3) Mr. Peabody & Sherman
Production Budget: $145 million
Box-office collection (worldwide): $273 million
DreamWorks Animation is the one amongst the top Hollywood animation studios facing the maximum brunt of the growing competition in this space. The studio has delivered great hits in the past with the Shrek and Madagascar series and the recent How to Train Your Dragon franchise, but there have been a number of high-budget failures too. Turbo and Rise of the Guardians previously, and now Mr. Peabody & Sherman. The studio is falling behind in terms of the quality of its scripts, which are hardly as adventurous and lively as the Shrek films. It is failing to create new lovable characters, it is failing to create stories that would make you root for the hero. Mr. Peabody & Sherman is not a bad film (79% score on Rottentomatoes) but it isn’t good enough to justify such a big production budget. DreamWorks Animation should either consider managing their production costs or else raise the bar of movie-making, for it has certainly fallen a lot.
2) Legends of Oz: Dorothy’s Return
Production Budget: $70 million
Box-office collection (worldwide): $17 million
Call it the craziest $70 million bet ever taken! Or the stupidest. Legends of Oz: Dorothy’s Return is a movie not many would even have heard of. Probably not even when it released which was sometime in May, the beginning of the summer period. The movie has been produced by Summertime Entertainment which has no prior works to showcase. Its (unattractive) website reveals that there are more Oz related films in development; for their sake, I hope they have grown wiser. The movie was distributed by Clarius Entertainment, another debutant, though it is meant to be the entertainment division of Alpine Pictures which itself does not have any great pedigree. Forget the fact that there are a bit too many newcomers here. Legends of Oz: Dorothy’s Return was itself a disaster in terms of its animation quality. You just have to look at the promos to realise that. The animation industry is highly competitive now and also quite mature in terms of its work, leaving little room for shoddy work. Dorothy should have never returned!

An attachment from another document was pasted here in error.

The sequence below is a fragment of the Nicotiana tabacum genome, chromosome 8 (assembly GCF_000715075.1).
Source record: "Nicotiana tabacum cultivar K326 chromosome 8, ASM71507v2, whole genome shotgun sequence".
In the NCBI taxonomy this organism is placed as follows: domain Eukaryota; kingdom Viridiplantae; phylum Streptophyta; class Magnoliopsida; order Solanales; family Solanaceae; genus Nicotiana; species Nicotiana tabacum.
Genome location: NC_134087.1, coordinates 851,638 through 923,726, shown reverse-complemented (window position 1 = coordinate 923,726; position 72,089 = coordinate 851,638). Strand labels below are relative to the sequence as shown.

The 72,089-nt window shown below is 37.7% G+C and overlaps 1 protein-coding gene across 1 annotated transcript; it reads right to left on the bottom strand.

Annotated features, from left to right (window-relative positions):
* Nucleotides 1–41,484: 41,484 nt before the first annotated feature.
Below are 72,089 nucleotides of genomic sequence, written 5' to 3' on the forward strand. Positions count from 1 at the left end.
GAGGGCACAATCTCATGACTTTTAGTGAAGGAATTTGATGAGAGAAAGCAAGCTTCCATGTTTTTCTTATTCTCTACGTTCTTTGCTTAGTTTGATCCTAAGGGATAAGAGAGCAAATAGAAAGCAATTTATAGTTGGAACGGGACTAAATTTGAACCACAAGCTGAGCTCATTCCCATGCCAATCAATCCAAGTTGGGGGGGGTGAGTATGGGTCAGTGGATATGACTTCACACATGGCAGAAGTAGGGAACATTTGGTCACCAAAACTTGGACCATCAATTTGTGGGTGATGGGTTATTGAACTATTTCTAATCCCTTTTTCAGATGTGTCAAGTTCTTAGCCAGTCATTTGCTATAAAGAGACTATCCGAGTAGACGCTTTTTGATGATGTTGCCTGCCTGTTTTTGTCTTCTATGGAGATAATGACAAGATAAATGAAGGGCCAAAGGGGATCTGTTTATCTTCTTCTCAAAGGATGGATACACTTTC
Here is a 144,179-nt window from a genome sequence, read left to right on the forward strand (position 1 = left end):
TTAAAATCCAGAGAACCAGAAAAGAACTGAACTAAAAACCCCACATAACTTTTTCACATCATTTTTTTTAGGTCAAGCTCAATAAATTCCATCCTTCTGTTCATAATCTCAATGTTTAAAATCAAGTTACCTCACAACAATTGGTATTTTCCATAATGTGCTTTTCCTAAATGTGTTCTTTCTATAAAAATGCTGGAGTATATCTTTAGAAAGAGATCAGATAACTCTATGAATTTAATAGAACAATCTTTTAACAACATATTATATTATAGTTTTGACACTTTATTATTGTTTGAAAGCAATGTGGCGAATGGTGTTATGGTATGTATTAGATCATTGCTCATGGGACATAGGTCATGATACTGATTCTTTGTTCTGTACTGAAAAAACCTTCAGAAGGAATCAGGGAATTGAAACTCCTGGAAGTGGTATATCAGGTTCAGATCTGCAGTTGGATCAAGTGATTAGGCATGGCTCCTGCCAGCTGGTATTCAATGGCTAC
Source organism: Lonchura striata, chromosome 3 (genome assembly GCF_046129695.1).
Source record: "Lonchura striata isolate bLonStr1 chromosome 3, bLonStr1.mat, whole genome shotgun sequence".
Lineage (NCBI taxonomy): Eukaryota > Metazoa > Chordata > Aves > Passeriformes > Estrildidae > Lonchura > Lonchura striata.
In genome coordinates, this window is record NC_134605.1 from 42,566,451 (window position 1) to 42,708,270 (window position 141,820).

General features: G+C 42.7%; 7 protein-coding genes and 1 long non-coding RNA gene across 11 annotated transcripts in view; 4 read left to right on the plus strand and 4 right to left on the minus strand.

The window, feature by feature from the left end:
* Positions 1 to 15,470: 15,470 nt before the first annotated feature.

Production Budget: $100 million
Box-office collection (worldwide): $103 million
Each one of us would have a great Johnny Depp moment worth remembering and sharing. It is highly unlikely those moments would come from any of his films over the last three years. A slew of bad choices has put a big question mark on Depp’s superstar status now. Transcendence is just one of the many examples of how Johnny Depp is slipping away from a brave and adventurous actor to someone who shows up to work and collects his pay cheque. I may be wrong and he may still have the fire in his belly that gave us all those great movies in the past. But I do not see it in his work anymore. I did not hate Transcendence, for it wasn’t a terrible movie per se. It was however no where close to a Johnny Depp film of yesteryears. People are losing faith in him, there is no question about that, which is further illustrated in the meager $23 million earned in North America by Transcendence. Even the global audience did not warm up to the movie as Warner Bros. had another big failure to its name this year. When will Johnny Depp find his bearings again? He is the one who really needs to seek an answer to that.
Finally, a shout out to some other high-profile disasters of 2014 — Pompeii, I, Frankenstein, Sin City: A Dame to Kill For, Winter’s Tale and The Legend of Hercules.